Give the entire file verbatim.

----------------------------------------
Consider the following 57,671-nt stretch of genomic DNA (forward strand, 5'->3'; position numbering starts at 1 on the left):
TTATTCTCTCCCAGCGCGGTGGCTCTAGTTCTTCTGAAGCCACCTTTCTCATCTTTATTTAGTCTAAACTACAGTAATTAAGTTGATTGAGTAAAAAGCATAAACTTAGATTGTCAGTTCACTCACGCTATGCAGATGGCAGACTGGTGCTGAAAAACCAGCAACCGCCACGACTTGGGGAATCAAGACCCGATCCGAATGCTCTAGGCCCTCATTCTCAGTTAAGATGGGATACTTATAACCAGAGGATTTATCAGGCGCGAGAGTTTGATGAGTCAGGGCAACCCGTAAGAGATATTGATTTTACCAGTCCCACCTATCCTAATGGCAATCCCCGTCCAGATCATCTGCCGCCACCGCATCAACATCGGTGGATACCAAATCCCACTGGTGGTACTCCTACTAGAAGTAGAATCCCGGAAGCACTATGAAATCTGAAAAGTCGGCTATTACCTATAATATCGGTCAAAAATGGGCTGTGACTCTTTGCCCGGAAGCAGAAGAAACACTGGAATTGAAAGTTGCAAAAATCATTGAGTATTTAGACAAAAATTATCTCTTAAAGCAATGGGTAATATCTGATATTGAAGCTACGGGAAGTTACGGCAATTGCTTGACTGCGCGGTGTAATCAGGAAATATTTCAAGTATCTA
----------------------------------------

Consider the following 57,671-nt stretch of genomic DNA (forward strand, 5'->3'; position numbering starts at 1 on the left):
TTATTCTCTCCCAGCGCGGTGGCTCTAGTTCTTCTGAAGCCACCTTTCTCATCTTTATTTAGTCTAAACTACAGTAATTAAGTTGATTGAGTAAAAAGCATAAACTTAGATTGTCAGTTCACTCACGCTATGCAGATGGCAGACTGGTGCTGAAAAACCAGCAACCGCCACGACTTGGGGAATCAAGACCCGATCCGAATGCTCTAGGCCCTCATTCTCAGTTAAGATGGGATACTTATAACCAGAGGATTTATCAGGCGCGAGAGTTTGATGAGTCAGGGCAACCCGTAAGAGATATTGATTTTACCAGTCCCACCTATCCTAATGGCAATCCCCGTCCAGATCATCTGCCGCCACCGCATCAACATCGGTGGATACCAAATCCCACTGGTGGTACTCCTACTAGAAGTAGAATCCCGGAAGCACTATGAAATCTGAAAAGTCGGCTATTACCTATAATATCGGTCAAAAATGGGCTGTGACTCTTTGCCCGGAAGCAGAAGAAACACTGGAATTGAAAGTTGCAAAAATCATTGAGTATTTAGACAAAAATTATCTCTTAAAGCAATGGGTAATATCTGATATTGAAGCTACGGGAAGTTACGGCAATTGCTTGACTGCGCGGTGTAATCAGGAAATATTTCAAGTATCTA